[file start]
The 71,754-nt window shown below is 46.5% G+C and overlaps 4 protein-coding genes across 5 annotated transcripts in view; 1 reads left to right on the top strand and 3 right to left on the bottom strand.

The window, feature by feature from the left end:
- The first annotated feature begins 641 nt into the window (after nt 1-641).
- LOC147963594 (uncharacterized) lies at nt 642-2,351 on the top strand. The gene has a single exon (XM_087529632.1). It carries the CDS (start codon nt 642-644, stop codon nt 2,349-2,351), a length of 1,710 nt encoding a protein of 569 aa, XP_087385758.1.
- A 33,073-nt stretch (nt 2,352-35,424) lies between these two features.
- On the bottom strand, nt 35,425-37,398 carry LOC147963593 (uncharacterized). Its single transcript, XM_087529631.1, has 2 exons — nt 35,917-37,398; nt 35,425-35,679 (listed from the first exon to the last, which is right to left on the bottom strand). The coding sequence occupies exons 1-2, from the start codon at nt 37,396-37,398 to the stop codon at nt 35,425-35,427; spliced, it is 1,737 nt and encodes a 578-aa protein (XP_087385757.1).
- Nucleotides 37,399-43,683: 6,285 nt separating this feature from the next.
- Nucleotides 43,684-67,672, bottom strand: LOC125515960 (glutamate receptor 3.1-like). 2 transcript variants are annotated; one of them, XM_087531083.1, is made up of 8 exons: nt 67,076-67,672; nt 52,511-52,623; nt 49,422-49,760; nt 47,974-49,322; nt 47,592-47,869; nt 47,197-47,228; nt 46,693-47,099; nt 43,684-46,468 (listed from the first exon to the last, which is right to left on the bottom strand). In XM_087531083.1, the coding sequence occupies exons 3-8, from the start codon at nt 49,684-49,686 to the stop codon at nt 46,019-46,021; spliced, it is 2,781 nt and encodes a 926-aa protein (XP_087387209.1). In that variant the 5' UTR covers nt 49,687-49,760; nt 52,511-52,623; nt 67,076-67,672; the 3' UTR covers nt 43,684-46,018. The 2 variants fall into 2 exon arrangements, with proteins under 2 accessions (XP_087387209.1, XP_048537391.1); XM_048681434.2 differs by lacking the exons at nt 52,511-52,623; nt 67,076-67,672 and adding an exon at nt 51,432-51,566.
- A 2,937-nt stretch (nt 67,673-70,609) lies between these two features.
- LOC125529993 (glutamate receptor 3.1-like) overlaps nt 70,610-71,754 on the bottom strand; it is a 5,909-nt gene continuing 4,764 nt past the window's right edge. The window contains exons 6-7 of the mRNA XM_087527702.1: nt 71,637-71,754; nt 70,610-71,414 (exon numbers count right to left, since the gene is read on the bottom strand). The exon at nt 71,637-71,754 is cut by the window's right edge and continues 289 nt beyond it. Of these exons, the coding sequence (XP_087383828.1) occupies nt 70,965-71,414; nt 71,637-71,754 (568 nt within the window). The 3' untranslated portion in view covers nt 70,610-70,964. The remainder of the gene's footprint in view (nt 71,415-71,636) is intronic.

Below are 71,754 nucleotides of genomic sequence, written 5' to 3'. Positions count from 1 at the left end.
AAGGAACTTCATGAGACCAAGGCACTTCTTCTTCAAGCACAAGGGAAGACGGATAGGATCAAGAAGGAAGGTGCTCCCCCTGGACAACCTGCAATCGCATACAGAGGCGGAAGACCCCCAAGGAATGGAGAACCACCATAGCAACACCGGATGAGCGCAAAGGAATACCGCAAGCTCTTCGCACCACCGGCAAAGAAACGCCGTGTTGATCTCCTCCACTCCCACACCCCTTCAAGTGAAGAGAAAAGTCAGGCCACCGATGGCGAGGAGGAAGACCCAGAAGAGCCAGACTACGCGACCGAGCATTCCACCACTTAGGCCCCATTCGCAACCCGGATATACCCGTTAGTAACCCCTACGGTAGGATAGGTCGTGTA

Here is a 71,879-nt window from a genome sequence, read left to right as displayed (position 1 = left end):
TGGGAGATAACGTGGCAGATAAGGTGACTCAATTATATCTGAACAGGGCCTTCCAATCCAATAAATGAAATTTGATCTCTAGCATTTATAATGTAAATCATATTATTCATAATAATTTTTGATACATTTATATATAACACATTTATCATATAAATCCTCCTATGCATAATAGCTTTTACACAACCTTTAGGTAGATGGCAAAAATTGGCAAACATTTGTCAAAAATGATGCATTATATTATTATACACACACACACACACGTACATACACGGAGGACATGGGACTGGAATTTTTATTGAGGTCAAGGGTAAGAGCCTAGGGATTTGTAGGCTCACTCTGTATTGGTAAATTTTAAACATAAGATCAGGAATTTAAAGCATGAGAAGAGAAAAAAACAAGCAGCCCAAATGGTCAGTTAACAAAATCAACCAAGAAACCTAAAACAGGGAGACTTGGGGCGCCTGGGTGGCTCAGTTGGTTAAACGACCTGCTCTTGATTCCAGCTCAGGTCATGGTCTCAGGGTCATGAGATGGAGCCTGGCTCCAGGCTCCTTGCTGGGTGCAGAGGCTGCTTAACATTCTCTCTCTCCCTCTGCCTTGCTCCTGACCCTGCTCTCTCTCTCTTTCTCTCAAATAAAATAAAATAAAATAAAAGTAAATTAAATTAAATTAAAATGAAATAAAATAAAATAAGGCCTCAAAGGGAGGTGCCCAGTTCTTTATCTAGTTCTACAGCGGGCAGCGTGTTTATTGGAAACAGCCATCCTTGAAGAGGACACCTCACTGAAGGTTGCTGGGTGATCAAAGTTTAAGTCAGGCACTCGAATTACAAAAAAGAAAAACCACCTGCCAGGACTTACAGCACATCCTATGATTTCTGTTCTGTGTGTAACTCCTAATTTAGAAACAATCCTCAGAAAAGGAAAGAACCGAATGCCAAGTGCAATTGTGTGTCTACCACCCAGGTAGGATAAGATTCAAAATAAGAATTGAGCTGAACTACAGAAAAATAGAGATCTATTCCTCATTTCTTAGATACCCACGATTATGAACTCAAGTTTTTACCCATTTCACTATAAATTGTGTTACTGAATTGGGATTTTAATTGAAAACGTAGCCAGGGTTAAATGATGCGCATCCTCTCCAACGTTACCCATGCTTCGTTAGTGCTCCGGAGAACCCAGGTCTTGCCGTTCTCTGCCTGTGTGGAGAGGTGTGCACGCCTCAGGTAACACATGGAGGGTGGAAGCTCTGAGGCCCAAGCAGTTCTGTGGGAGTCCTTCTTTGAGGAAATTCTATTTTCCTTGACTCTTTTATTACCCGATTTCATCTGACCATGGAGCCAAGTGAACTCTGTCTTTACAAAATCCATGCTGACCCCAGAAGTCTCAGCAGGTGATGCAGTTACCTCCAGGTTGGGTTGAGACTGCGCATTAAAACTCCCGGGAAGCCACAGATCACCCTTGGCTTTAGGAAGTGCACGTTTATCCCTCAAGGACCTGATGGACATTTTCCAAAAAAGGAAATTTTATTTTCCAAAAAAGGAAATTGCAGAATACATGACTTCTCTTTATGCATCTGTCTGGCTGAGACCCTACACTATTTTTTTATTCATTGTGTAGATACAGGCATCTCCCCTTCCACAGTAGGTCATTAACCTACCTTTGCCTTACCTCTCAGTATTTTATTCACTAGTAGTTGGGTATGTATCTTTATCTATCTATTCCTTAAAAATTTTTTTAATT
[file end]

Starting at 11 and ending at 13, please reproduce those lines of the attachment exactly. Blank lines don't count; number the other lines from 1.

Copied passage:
Below are 71,754 nucleotides of genomic sequence, written 5' to 3'. Positions count from 1 at the left end.
AAGGAACTTCATGAGACCAAGGCACTTCTTCTTCAAGCACAAGGGAAGACGGATAGGATCAAGAAGGAAGGTGCTCCCCCTGGACAACCTGCAATCGCATACAGAGGCGGAAGACCCCCAAGGAATGGAGAACCACCATAGCAACACCGGATGAGCGCAAAGGAATACCGCAAGCTCTTCGCACCACCGGCAAAGAAACGCCGTGTTGATCTCCTCCACTCCCACACCCCTTCAAGTGAAGAGAAAAGTCAGGCCACCGATGGCGAGGAGGAAGACCCAGAAGAGCCAGACTACGCGACCGAGCATTCCACCACTTAGGCCCCATTCGCAACCCGGATATACCCGTTAGTAACCCCTACGGTAGGATAGGTCGTGTA

Here is a 71,879-nt window from a genome sequence, read left to right as displayed (position 1 = left end):